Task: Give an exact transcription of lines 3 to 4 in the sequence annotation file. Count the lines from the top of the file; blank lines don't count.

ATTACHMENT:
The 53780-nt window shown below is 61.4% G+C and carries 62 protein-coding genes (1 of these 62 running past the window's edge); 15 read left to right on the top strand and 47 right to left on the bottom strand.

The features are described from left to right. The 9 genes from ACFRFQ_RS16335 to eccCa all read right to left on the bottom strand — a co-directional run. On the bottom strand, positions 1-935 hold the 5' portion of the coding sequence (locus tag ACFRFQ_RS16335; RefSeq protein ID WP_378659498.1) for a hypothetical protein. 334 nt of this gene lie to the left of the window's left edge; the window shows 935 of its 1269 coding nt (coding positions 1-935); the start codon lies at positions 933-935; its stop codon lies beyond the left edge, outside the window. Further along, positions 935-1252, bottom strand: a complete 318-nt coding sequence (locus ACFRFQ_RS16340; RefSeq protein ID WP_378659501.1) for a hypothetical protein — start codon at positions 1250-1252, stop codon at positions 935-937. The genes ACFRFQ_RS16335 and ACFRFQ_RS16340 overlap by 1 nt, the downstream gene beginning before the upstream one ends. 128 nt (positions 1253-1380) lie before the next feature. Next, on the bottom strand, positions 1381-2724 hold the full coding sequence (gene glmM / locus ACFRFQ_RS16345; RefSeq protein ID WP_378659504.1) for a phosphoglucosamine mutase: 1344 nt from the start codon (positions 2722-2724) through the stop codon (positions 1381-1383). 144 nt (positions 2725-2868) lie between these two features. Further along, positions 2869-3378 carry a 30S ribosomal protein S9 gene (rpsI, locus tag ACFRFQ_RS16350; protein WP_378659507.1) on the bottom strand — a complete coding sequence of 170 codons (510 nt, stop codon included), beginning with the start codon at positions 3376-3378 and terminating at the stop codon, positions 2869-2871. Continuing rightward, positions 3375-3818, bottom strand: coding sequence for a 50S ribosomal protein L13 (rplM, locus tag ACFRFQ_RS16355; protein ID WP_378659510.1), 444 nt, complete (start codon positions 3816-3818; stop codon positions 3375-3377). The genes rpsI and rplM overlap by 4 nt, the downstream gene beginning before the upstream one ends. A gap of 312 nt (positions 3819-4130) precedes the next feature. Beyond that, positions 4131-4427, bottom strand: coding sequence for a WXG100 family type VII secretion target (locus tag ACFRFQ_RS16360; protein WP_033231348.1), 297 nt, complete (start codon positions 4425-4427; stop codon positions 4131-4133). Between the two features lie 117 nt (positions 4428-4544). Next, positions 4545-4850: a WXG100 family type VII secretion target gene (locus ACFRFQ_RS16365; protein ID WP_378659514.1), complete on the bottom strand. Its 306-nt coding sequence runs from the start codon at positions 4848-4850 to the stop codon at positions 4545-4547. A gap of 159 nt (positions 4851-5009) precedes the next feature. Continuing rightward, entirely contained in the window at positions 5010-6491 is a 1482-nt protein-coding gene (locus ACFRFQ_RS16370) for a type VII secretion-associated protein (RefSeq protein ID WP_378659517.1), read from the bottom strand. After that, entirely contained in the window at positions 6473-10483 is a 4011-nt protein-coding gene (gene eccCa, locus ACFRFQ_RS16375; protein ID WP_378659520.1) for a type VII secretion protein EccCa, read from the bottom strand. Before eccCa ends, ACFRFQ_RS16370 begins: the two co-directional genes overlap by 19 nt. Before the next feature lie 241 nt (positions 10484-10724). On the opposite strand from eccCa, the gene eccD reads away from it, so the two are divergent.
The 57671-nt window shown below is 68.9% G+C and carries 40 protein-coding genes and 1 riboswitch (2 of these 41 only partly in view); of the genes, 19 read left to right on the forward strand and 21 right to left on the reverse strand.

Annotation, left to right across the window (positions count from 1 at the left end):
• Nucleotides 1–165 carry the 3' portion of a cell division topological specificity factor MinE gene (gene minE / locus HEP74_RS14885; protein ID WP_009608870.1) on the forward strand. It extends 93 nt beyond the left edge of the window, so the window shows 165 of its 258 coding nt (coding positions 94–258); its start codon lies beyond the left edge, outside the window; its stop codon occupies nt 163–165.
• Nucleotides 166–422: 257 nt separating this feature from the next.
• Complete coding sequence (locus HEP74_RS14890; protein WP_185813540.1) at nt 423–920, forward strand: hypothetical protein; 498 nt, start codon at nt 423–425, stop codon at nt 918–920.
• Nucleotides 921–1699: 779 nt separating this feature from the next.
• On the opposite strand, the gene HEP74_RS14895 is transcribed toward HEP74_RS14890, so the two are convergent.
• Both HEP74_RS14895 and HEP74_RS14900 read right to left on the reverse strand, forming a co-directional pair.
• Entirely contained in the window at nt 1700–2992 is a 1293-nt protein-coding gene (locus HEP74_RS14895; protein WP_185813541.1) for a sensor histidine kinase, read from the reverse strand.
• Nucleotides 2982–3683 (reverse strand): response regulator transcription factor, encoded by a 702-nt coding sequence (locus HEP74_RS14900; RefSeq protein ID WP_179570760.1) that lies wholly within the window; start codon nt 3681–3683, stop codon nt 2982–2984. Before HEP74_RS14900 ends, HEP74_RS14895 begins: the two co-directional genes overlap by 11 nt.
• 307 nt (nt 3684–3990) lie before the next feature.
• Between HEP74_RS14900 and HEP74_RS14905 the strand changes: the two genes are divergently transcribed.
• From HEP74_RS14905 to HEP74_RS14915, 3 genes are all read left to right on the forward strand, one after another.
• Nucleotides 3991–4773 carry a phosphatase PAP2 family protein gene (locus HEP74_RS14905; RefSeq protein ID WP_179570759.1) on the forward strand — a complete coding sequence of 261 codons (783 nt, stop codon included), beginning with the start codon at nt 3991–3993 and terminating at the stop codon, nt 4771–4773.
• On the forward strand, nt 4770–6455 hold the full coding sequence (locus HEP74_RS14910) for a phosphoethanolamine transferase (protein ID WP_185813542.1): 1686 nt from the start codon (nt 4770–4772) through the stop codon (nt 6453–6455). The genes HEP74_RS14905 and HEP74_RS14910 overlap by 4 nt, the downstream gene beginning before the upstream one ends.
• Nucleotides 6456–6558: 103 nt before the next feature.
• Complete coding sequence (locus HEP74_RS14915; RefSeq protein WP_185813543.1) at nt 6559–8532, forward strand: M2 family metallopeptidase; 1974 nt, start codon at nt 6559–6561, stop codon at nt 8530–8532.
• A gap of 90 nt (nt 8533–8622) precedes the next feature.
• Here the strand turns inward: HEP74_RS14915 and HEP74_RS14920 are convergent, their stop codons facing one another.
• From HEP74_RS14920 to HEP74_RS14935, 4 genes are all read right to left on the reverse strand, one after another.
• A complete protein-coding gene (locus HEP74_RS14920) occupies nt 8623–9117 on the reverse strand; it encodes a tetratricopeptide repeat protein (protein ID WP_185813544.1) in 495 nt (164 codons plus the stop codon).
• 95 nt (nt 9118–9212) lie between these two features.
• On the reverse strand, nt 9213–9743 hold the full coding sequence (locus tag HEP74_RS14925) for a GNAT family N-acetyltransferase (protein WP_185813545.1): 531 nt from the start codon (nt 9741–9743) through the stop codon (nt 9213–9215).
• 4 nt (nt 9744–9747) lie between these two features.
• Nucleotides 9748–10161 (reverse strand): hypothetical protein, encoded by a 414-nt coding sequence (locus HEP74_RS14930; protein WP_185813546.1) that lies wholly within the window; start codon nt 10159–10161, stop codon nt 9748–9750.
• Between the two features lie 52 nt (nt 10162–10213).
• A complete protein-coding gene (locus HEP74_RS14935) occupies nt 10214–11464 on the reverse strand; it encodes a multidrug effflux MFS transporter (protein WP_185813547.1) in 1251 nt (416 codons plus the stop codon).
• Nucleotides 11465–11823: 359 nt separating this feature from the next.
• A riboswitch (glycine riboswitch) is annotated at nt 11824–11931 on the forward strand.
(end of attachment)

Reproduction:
The 57671-nt window shown below is 68.9% G+C and carries 40 protein-coding genes and 1 riboswitch (2 of these 41 only partly in view); of the genes, 19 read left to right on the forward strand and 21 right to left on the reverse strand.

Annotation, left to right across the window (positions count from 1 at the left end):